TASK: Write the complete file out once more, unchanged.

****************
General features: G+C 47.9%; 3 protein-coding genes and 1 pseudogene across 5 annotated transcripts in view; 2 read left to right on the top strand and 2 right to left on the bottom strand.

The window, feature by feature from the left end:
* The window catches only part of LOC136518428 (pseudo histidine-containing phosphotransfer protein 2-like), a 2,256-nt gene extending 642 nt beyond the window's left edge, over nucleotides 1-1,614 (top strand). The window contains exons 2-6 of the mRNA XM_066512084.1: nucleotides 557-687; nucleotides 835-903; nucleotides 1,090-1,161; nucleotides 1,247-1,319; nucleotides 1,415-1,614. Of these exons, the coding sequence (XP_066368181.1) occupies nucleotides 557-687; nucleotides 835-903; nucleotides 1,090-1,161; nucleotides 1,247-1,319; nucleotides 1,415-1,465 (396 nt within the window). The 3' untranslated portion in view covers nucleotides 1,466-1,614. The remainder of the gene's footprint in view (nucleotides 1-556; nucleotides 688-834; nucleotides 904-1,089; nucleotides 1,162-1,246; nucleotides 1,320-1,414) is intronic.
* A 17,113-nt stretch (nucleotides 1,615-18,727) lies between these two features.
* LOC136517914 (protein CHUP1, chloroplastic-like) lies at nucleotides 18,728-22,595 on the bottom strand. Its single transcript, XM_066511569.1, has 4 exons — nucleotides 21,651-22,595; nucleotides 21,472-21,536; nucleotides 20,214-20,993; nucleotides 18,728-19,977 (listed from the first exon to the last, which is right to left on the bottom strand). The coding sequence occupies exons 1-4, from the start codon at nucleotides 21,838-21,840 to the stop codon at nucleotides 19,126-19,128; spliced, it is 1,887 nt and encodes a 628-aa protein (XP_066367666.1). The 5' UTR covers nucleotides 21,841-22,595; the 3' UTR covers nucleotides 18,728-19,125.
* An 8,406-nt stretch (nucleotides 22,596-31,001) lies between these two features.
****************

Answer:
General features: G+C 47.9%; 3 protein-coding genes and 1 pseudogene across 5 annotated transcripts in view; 2 read left to right on the top strand and 2 right to left on the bottom strand.

The window, feature by feature from the left end:
* The window catches only part of LOC136518428 (pseudo histidine-containing phosphotransfer protein 2-like), a 2,256-nt gene extending 642 nt beyond the window's left edge, over nucleotides 1-1,614 (top strand). The window contains exons 2-6 of the mRNA XM_066512084.1: nucleotides 557-687; nucleotides 835-903; nucleotides 1,090-1,161; nucleotides 1,247-1,319; nucleotides 1,415-1,614. Of these exons, the coding sequence (XP_066368181.1) occupies nucleotides 557-687; nucleotides 835-903; nucleotides 1,090-1,161; nucleotides 1,247-1,319; nucleotides 1,415-1,465 (396 nt within the window). The 3' untranslated portion in view covers nucleotides 1,466-1,614. The remainder of the gene's footprint in view (nucleotides 1-556; nucleotides 688-834; nucleotides 904-1,089; nucleotides 1,162-1,246; nucleotides 1,320-1,414) is intronic.
* A 17,113-nt stretch (nucleotides 1,615-18,727) lies between these two features.
* LOC136517914 (protein CHUP1, chloroplastic-like) lies at nucleotides 18,728-22,595 on the bottom strand. Its single transcript, XM_066511569.1, has 4 exons — nucleotides 21,651-22,595; nucleotides 21,472-21,536; nucleotides 20,214-20,993; nucleotides 18,728-19,977 (listed from the first exon to the last, which is right to left on the bottom strand). The coding sequence occupies exons 1-4, from the start codon at nucleotides 21,838-21,840 to the stop codon at nucleotides 19,126-19,128; spliced, it is 1,887 nt and encodes a 628-aa protein (XP_066367666.1). The 5' UTR covers nucleotides 21,841-22,595; the 3' UTR covers nucleotides 18,728-19,125.
* An 8,406-nt stretch (nucleotides 22,596-31,001) lies between these two features.